Food bloggers who publish recipes, articles, reviews and recommendations on the Internet have turned into a driving force in the food world. Restaurant owners invite them to eat and companies send them products, so that a noticeable amount of commercialization has started to spoil the freshness of some.
The Cordovero Bar in Tel Aviv, which prides itself on its menus, has taken up the gauntlet and begun a project called "from the keyboard to the kitchen"; every Tuesday a blogger enters the bar's kitchen and serves diners a tasting menu. Prices are reasonable, from NIS 25-55.
The bloggers were chosen by Yonatan Heller, owner of the bar, and Ma'ayan Nadir, food coordinator at the Tapuz website and a blogger herself of a column that attracts 400 readers a day. "We picked those who had not gone commercial, and those with a broad audience," she says. Heller adds that "we preferred bloggers who cook home-style meals, not too complicated, but made with thought."
Amit Aharonson of "Mdaber mehabeten" ("speaking from the gut" ), who writes for the weeklies Kol Ha'ir and Hahi Tel Aviv, cooked the first blogger meal. She was excited when she arrived at Cordovero the day before her debut for a run-through in the kitchen. On the day she cooked, she brought her grandmother Rachel, 84, who prepared dessert pancakes made of bread.
Among the diners were blog readers, friends of Aharonson and bar regulars. The menu included shrimps on a bed of black lentils; Israeli sashimi in which we detected khreime, tahini and yogurt; polenta topped with meat balls and mozzarella; and for dessert, citrus fruit soup, baklava and grandmother's pancakes, served with strawberry jam and cream.
The tasting went well. Aharonson cooked for 70 diners, most of whom she knew personally. "I was nervous," she recalled, "but when we started to serve the dishes it was very satisfying. It was nice to feed people, although the event puts cooking as a profession in proportion."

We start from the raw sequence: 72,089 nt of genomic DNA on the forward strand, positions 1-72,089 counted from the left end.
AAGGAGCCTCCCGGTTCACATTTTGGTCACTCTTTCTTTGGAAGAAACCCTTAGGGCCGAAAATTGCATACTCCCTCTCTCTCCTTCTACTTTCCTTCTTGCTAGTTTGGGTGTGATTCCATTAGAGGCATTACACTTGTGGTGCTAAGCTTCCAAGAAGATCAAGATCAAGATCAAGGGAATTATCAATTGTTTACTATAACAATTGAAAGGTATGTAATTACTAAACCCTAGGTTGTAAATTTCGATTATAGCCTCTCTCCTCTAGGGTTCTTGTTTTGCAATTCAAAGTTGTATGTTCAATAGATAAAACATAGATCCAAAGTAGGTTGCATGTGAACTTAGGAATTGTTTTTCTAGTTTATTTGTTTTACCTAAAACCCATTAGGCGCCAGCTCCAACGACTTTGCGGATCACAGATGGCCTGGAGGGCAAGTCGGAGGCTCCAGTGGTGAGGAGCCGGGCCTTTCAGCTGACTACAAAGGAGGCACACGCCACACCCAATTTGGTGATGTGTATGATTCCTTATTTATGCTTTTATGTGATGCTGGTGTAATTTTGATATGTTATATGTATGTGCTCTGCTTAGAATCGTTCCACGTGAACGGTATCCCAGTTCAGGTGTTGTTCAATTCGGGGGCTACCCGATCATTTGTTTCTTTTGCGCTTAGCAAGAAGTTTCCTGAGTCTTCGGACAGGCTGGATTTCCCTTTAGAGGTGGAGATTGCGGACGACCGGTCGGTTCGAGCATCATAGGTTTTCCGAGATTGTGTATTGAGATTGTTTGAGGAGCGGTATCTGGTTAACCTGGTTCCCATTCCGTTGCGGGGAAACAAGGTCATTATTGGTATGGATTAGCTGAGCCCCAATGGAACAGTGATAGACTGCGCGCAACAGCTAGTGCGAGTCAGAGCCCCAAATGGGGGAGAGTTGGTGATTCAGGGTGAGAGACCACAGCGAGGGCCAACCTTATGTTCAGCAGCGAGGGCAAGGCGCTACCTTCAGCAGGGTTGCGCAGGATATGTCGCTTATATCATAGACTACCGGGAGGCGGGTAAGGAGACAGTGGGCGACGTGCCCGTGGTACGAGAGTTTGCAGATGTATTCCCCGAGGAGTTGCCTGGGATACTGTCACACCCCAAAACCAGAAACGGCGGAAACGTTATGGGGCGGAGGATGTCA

Would you change sides?
"I'll consider it," she says diplomatically, "but it is physically hard work, to which you need to get used. I'd be happy to serve as a guest cook again."
The next meal was served by Merav Eliyahu, whose recipe and snack-rich blog is called CooknBake. Her menu is home-style: eggplant and pepper salad, chicken and artichoke balls, and cream of artichoke and broccoli soup. For dessert - a baked cheese cake.
Eliyahu too is not rushing to switch to the other side, after intensive cooking experience. Her blog is a hobby, and she earns her living designing stainless steel products. "Cooking in a [restaurant] kitchen is an amazing experience, encountering those large pots suddenly; the amounts confuse me. It is hard work, highly rewarding, and people enjoy it, but I don't know if it suits me now."
Last night Tsahi Cohen, known as Big Jack, and the author of the "Ohel v'hayot mibayit tov" ("Food and animals from a good home" ) blog, was the cook. He labored over shrimps in coconut milk, veal sweetbreads with olives and pickled lemons, ossobuco and beef in beer with Tripolitan khreime.
Next Tuesday, Yuval Shahori and Tal Sorosky of the "Shmanmanim" ("chubbies" ) blog will make roast pepper soup, bruscetta with salsa, quesadilla and artichokes stuffed with chile con carne. Dessert will be tapioca cream with dried fruits in liqueur, accompanied by zabaglione.
The final meal of the month and the blogger project will be prepared by Ma'ayan Nadir and Natalie Levin of the "Ugio.net" blog. The two will serve cream of eggplant soup with labaneh, chicken liver pate with cherry sauce, kubeh with tahini and yogurt, and lamb T-bone on a bed of black lentils. The dessert menu includes chocolate fondant, cream malabi, pistachios and tel kadaif, and almond cake with blueberries. Nearly all the seats have been reserved - showing that even purist bloggers exert a commercial pull.
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